10.30 – 17.00
-Faculty of Communication Arts, Chulalongkorn University-
As part of the art project “Lak-ka-pid, Lak-ka-perd: The Bangkok Invisible Landscapes,” this comprehensive seminar aimed at providing its public with information and reflections furthering an understanding of the specific Bangkok space and its relationship with all others. This one-day seminar was comprised of various topics related to urban landscapes in Bangkok. The contributors included experts on different fields: architecture, politics, gender issues, and others.
10:30-10:45: Registration / Coffee
10:45-11:45: Keynote speaker: Thanes Wongyannawa
11:45-12:45: Lunch break
12:45-13:30: Dr. Khaisri Paksukcharern
13:30-14:15: Dr. Visarut Phungsoondara
14:15-14:30: Coffee break
14:30-15:15: Tomorn Sukapreecha
15:15-16:00: Viriya Sawangchot
16:00-16:15: Coffee break
16:15-17:00: Devapoj Sambandaraksa
Thanes Wongyannawa received his M.Sc. grade at the University of Wisconsin and M.phil. at Cambridge University. He is a lecturer at the Faculty of Political Sciences, Thammasat University. He is one of the prominent academics and critics of Thai society, specializing in postmodern theory. His interests include a wide range of subjects from history, politics, music, film, contemporary arts, to food. His recent publications include studies on the “face of Postmodernism in Thai society”, on the development of Chinese food with its relation to “democracy”, and on Che Guevara.
Khaisri Paksukcharern received her Ph.D. in Architecture at Bartlett School of Graduate Studies, University College of London, has dedicated herself to the study of urban spaces, particularly from an architectural viewpoint, in metropolitan scenes like that of Bangkok. She now teaches at the Department of Urban Planning, Faculty of Architecture, Chulalongkorn University.
Viriya Sawangchot is a researcher working on the subcultures of Bangkok, which he regards as constitutive for various forms of identity. He takes the cues of his research from different kinds of phenomena, working, for instance, on habits of media consumption. He is also a contributor to numerous academic books, such as “In Between Life: Self and Meaning” and a political science journal published at Thammasat University.
Visarut Phungsoondara received his Ph.D. in Art History at Middlesex University. He is currently a lecturer at the Faculty of Fine and Applied Arts, Master of Fine Arts Program in Design, at Rangsit University. His works include a study on aesthetic experience in the new urban landscapes.
Tomorn Sukapreecha is a writer, translator, and Executive Editor of GM Magazine. Among his interests are feminism and gender issues.
Devapoj Sambandaraksa – As a contributor to the Bangkok Post, he puts forward new and thought-provoking ideas on how Information and Communication Technologies are affecting our lives in his weekly column called “Open Thought”. He is also editor of the monthly newsletter of Software Park Thailand, an organization under the Ministry of Science and Technology.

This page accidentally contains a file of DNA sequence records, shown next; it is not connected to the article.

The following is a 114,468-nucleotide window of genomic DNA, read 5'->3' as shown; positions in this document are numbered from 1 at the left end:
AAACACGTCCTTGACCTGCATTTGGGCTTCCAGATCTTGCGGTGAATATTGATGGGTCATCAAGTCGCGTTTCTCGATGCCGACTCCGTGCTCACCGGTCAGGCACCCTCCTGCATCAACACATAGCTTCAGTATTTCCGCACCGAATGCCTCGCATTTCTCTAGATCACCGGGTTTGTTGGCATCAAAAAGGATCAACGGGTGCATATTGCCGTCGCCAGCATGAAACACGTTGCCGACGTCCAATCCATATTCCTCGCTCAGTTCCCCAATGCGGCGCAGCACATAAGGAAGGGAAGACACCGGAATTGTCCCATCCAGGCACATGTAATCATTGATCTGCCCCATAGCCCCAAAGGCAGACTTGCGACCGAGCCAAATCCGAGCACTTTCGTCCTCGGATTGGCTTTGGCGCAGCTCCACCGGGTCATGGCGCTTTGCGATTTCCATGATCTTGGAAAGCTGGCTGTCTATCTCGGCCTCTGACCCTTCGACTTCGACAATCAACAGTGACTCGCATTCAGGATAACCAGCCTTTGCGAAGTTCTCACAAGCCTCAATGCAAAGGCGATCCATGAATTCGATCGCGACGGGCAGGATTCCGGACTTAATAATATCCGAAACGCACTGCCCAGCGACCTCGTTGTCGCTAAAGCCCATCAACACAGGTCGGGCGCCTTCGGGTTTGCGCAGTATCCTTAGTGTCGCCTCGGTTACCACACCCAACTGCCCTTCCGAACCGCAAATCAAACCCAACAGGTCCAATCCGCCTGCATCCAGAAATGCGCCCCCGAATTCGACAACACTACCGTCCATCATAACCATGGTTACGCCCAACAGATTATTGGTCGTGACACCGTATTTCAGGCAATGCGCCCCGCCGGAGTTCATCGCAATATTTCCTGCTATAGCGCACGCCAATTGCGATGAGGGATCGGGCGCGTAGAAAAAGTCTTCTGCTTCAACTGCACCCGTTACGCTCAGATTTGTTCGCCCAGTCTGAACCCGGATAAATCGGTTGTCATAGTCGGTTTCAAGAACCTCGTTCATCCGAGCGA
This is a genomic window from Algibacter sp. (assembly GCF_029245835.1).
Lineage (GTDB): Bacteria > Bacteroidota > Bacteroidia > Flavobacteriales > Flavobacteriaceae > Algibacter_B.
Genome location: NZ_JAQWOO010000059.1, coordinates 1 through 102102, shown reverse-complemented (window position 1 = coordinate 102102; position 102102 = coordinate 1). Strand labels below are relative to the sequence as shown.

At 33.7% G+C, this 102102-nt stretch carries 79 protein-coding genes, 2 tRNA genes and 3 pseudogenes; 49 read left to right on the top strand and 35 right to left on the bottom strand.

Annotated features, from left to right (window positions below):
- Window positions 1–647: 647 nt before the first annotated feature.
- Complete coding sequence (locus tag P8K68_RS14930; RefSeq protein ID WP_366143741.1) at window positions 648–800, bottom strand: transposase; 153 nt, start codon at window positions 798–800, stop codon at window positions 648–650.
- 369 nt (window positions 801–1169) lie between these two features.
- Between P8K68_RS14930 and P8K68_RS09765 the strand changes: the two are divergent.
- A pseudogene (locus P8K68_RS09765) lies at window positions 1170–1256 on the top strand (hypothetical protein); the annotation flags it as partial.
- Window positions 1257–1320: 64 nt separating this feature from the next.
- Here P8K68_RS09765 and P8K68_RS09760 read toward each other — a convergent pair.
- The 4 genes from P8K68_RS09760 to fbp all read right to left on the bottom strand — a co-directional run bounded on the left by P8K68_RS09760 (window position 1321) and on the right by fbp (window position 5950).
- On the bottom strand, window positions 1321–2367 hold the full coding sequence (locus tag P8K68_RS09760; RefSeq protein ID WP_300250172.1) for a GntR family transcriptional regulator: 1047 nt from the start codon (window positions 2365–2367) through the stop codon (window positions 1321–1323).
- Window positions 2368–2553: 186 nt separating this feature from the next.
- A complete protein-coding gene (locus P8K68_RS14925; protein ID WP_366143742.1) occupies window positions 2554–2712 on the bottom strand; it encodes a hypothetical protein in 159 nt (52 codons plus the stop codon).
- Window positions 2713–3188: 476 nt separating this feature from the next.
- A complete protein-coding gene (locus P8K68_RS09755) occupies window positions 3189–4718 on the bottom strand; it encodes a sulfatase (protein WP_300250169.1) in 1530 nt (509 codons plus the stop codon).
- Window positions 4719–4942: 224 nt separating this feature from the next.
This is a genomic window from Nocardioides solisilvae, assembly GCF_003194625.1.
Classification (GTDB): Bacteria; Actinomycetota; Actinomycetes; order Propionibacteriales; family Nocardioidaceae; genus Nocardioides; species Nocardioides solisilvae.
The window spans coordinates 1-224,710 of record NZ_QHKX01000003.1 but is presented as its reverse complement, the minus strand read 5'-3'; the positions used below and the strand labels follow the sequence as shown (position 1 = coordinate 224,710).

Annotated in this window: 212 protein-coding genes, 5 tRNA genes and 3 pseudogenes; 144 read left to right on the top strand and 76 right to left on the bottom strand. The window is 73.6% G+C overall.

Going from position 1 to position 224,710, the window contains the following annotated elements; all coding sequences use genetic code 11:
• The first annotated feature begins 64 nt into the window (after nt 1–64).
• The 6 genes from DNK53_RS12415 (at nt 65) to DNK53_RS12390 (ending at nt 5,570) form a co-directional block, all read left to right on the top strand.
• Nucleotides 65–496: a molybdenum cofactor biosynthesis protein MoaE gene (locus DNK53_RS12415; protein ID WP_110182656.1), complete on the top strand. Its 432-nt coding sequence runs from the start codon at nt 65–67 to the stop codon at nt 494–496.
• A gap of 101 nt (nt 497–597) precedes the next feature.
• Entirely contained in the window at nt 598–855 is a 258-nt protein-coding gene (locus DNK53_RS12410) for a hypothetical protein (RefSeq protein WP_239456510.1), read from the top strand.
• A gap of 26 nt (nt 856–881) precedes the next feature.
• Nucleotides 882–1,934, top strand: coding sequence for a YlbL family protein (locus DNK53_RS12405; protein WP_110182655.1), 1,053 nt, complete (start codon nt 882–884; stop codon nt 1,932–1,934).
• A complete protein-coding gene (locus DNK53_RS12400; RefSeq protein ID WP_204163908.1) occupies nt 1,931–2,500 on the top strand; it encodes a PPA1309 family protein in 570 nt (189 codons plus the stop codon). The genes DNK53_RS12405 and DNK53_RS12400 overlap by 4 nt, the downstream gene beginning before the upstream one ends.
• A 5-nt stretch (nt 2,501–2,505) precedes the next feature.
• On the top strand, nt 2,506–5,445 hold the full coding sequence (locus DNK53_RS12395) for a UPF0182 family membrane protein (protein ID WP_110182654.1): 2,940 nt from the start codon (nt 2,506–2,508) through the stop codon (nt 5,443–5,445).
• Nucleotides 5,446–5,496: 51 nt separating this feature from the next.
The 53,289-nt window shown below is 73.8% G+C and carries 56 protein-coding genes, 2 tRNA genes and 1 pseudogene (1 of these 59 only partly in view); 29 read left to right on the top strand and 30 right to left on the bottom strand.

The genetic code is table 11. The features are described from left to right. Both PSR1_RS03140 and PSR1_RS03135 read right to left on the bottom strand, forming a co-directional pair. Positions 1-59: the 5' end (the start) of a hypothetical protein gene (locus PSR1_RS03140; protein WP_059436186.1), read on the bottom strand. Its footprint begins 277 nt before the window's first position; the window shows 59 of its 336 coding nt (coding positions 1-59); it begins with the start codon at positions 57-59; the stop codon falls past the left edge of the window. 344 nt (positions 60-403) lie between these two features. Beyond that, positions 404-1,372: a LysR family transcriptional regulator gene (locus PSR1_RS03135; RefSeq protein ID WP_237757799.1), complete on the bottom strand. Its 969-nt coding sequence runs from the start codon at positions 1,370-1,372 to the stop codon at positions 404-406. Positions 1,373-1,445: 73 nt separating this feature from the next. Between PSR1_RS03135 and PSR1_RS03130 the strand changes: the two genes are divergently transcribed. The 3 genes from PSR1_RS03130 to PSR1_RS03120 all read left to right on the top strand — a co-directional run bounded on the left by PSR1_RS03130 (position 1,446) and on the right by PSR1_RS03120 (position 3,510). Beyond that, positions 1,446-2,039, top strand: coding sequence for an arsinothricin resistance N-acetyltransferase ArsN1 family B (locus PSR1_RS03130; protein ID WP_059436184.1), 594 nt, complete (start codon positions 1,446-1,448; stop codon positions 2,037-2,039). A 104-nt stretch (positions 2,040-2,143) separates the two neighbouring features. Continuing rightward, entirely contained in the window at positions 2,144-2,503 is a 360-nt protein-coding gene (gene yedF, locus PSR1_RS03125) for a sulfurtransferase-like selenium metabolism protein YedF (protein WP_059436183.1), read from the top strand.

“Centralising Decentralised Arts”
“Made in Bangkok”
“Made in Bangkok” explores the issue of transgressive urban architecture in Bangkok, where a new spatial form is being constructed as a hybrid between architectural and urban spaces, created by randomized principles. A similar scene in a big metropolitan like Tokyo has previously been examined in a comparative study, in which the notion of “the others” has been taken into view from the viewpoint of architecture. “Made in Bangkok” studies similar issues in contemporary Bangkok cultures shaping these other architectural and urban spaces.
“Fast, Furious & Safety First: Bangkok Subculture”
This contribution is concerned with the complex relations between youth subcultures and cultural landscapes of Bangkok in oppositional forms of pop culture. It is also interested in how these youth subcultures come into being through organizing and contesting around western music, global media and role models that are understood as “deviant”.
“Skytrains, Subways, Meanings and the Aesthetic: the Paradox of Visibility and Invisibility in the New Urban Landscape”
The arrival of skytrains and subways in Bangkok has altered the city’s image both in terms of meaning and of aesthetic configuration. By focusing on new urban elements, which seem incoherent, arbitrary and unattractive to many, the paper investigates into the city’s discourse of progress and modernisation, together with historical discourses concerning railways and other rail transit systems. A popular vision of the “city of tomorrow” is also considered, in the way that – with the conglomeration of contemporary traffic congestion fear and obsession – it has produced a complex set of meanings and, ultimately, the aesthetic experience of the new urban landscape.
“The Art of Progress: Random Thoughts on Technology, Free Speech and the Knowledge-based Society.”